“It took me some time to figure out how to use everything,” notes Gauger. “The Honda’s set-up is a little more straightforward because you’ll have a dedicated button controlling each feature. But after you get the hang of it the BMW’s system works nicely, plus it is way less cluttered.”
While the electronics are interesting, without question the highlight of this motorcycle is its Inline-Six cylinder engine. BMW has a long-history of building engines with this configuration, so it comes as no surprise that the motorcycle-version is so well-engineered. Thumb the starter and the engine roars to life with a deep, slightly raspy growl. In our sound tests it was only slightly louder than the Honda (79 dB at idle, 92 dB at half of maximum engine speed – 4250 rpm) in person the difference is quite noticeable, and for the better.
As soon as you crack open the throttle its apparent how well-balanced this engine is. Like the Honda it has no engine vibration through its 8500 rpm range. The powerband feels smooth too. While it doesn’t have the same flat torque curve it is much more broad-feeling and overall superior to both the Can-Am and the Honda. In excess of 100 lb-ft of torque is available from 4300 rpm with a peak of 113.78 lb-ft arriving at 5300 revs. This, along with its superior horsepower rating of 136.84 hp peak @ 6800 rpm, give it bragging rights as the most powerful engine in this test.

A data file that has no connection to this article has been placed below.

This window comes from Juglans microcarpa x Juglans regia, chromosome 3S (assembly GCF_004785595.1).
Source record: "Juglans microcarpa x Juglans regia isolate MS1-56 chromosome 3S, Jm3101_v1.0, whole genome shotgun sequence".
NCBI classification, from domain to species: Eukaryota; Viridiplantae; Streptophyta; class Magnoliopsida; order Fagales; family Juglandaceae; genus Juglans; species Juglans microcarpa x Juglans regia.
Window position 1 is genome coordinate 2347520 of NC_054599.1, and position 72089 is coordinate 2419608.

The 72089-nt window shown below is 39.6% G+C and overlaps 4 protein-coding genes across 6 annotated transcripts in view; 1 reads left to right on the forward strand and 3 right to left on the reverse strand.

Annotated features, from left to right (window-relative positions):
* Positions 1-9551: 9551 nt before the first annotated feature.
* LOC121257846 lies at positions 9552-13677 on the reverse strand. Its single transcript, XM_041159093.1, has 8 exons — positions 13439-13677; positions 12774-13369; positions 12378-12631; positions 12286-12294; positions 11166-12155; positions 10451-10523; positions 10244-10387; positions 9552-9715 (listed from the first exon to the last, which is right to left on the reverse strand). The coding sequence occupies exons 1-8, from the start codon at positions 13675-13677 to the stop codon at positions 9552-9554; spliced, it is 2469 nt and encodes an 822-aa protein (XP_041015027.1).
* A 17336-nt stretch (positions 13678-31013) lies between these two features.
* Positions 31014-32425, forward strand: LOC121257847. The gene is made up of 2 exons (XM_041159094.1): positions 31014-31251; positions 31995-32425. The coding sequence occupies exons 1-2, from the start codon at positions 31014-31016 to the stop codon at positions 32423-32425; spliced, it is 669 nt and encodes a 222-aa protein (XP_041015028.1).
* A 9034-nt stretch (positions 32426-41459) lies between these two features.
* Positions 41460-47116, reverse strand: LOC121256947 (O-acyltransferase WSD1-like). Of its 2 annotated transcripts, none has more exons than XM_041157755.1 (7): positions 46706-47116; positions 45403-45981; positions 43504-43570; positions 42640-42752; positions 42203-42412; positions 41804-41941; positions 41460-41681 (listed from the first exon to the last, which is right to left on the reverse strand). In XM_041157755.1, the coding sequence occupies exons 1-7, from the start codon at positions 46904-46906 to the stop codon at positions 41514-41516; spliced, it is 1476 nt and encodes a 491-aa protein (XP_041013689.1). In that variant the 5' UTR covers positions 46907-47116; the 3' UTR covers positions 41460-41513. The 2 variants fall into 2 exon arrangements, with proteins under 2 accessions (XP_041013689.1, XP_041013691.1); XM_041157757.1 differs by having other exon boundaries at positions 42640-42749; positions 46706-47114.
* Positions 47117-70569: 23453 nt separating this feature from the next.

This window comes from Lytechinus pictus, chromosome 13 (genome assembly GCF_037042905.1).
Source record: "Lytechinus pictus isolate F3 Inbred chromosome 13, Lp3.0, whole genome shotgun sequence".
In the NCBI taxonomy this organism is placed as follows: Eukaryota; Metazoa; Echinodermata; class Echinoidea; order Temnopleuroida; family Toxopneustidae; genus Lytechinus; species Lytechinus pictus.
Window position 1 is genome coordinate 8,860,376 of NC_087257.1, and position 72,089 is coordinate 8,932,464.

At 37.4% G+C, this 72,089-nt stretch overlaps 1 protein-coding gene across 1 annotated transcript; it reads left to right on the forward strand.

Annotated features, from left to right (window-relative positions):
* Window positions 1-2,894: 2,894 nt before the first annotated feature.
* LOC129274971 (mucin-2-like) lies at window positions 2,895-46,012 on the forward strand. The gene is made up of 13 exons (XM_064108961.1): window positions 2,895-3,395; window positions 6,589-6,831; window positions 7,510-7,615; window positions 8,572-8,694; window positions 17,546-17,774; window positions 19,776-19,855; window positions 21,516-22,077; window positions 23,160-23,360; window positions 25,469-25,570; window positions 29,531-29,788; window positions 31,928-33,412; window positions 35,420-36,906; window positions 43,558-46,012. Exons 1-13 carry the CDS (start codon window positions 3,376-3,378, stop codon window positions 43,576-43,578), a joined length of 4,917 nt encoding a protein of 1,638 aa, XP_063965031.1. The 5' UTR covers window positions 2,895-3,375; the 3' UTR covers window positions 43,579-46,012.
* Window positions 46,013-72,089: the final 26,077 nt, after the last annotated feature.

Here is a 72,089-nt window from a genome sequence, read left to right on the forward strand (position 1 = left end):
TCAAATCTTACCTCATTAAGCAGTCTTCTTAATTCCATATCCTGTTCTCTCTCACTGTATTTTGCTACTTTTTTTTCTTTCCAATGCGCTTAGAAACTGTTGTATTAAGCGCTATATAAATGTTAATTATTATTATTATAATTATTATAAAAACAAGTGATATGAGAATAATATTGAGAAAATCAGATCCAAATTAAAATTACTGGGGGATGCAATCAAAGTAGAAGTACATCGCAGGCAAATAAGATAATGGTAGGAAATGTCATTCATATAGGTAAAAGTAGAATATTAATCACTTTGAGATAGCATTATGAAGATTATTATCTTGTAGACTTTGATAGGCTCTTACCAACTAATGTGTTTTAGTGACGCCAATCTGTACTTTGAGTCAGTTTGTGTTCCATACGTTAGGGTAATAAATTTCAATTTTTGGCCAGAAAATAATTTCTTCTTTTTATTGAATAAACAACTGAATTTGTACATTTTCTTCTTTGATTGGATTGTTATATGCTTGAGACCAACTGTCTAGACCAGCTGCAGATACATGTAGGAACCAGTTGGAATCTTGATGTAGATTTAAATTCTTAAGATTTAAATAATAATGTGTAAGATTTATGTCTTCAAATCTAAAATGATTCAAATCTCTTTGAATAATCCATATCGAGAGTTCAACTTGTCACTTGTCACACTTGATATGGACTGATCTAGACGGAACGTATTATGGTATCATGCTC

And since that it only weighs 767 pounds with a full 7.0 gallon load of fuel (biggest in class), the power to weight ratio is exceptional. In our acceleration tests the BMW sprinted from a standstill to 60 mph in just 4.39 seconds. That’s 2.41 seconds better than the Spyder and just over a second faster than the G-Wing. It was more of the same in the quarter-mile with it running in a time of 12.65 seconds with a 12.7 mph higher trap speed than the Honda. Compared to the other machines the BMW employs one extra forward transmission gear but doesn’t offer reverse. But since it weighs so much less than the other bikes it really isn’t needed.